If neither of the above outcomes can be agreed upon, then delayed entry to the EU-ETS can be requested – until the United Nations negotiation process reaches a legally-binding international climate agreement, for example; or until the ICAO reaches a deal specifying the actual aviation emission-reduction duties of individual nations. That would provide at least two or three years of space.
Finally, China can argue that the EU policy may create “carbon leakage”, the situation where an emissions-reduction policy in one country causes emissions to rise in another. Non-EU airlines may, to avoid purchasing emission permits, choose routes that avoid European airspace, for instance stopping in the Middle East – and thus increase aviation emissions.
Preparing the data
A response at the technical level is also very important, particularly on the issue of monitoring and checking airline emissions data.
It should be noted that, currently, all verification for the purposes of the EU-ETS must be done by EU-certified, independent, third-party verification bodies. According to industry insiders, these bodies usually verify emissions of factories and other facilities – they have no experience verifying aviation data. Nor is there yet a clear price-tag for verification of aviation emissions, as these bodies are unclear as to whether European verification staff will need to travel to China.
I believe it is essential that, prior to third-party verification, the airlines themselves establish highly capable and reliable teams to gather and analyse data to ensure as far as possible that data is beneficial for the airlines. Data for 2010 will not just determine quotas for 2012, but for at least the next nine years.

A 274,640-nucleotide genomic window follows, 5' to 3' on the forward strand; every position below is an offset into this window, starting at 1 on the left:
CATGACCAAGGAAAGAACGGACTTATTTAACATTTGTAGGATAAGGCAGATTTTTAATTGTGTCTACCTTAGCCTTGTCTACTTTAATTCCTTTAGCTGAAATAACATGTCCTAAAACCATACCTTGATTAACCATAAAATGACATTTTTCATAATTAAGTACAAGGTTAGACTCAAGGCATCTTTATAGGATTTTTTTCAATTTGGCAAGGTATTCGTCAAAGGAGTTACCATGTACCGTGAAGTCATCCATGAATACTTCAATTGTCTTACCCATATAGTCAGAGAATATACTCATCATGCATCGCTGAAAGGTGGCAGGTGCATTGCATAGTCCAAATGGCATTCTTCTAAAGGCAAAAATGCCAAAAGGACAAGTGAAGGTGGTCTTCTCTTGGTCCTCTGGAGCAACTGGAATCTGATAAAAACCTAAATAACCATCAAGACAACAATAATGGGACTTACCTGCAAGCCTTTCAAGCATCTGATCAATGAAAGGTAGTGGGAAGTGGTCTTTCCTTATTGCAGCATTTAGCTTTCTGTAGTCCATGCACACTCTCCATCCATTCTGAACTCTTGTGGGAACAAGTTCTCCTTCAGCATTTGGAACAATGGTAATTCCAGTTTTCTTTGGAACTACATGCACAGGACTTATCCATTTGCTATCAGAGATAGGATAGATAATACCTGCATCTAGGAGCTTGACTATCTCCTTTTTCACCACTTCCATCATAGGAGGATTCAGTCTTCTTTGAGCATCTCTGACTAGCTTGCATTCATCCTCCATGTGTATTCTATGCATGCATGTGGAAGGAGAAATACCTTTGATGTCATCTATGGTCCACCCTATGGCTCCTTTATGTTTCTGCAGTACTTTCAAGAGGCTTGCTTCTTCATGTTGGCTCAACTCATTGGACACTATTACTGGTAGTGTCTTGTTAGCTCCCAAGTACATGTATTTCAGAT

Turning to the WTO
On October 6, advocate general of the European Court of Justice Juliane Kokott issued a preliminary opinion on the US legal challenge, which found that the EU policy is valid. The court is likely to follow her opinion and rule that the EU-ETS is not in breach of international law.
However, members of the World Trade Organisation may argue that the EU directive still violates WTO rules, and if they make a case on these grounds, the EU Directorate-General for Trade may intervene. That legal process has not yet started, but if the EU’s directive is implemented as planned next year, then countries including China and the United States may take the case to the WTO.
But that process is much more complicated. WTO disputes are government affairs – industry associations and airlines cannot bring a case themselves. Moreover, WTO dispute resolution can only apply to existing policies, and when there is clear evidence that the policy has caused harm to the complainant. As the aviation ETS is not yet in operation, it is not yet possible to go down this path.
Cheng Shuaihua runs the Strategic Analysis Department at the International Centre for Trade and Sustainable Development (ICTSD).
This article was originally published on the ICTSD’s Chinese website and is reproduced here with permission. Some information has been updated following consultation with the author. The views expressed in this article are the author’s own and do not represent those of, and should not be attributed to, his organization.
Part one: China’s worst case scenario.
Homepage image by World Economic Forum shows José Manuel Barroso, president of the European Commission.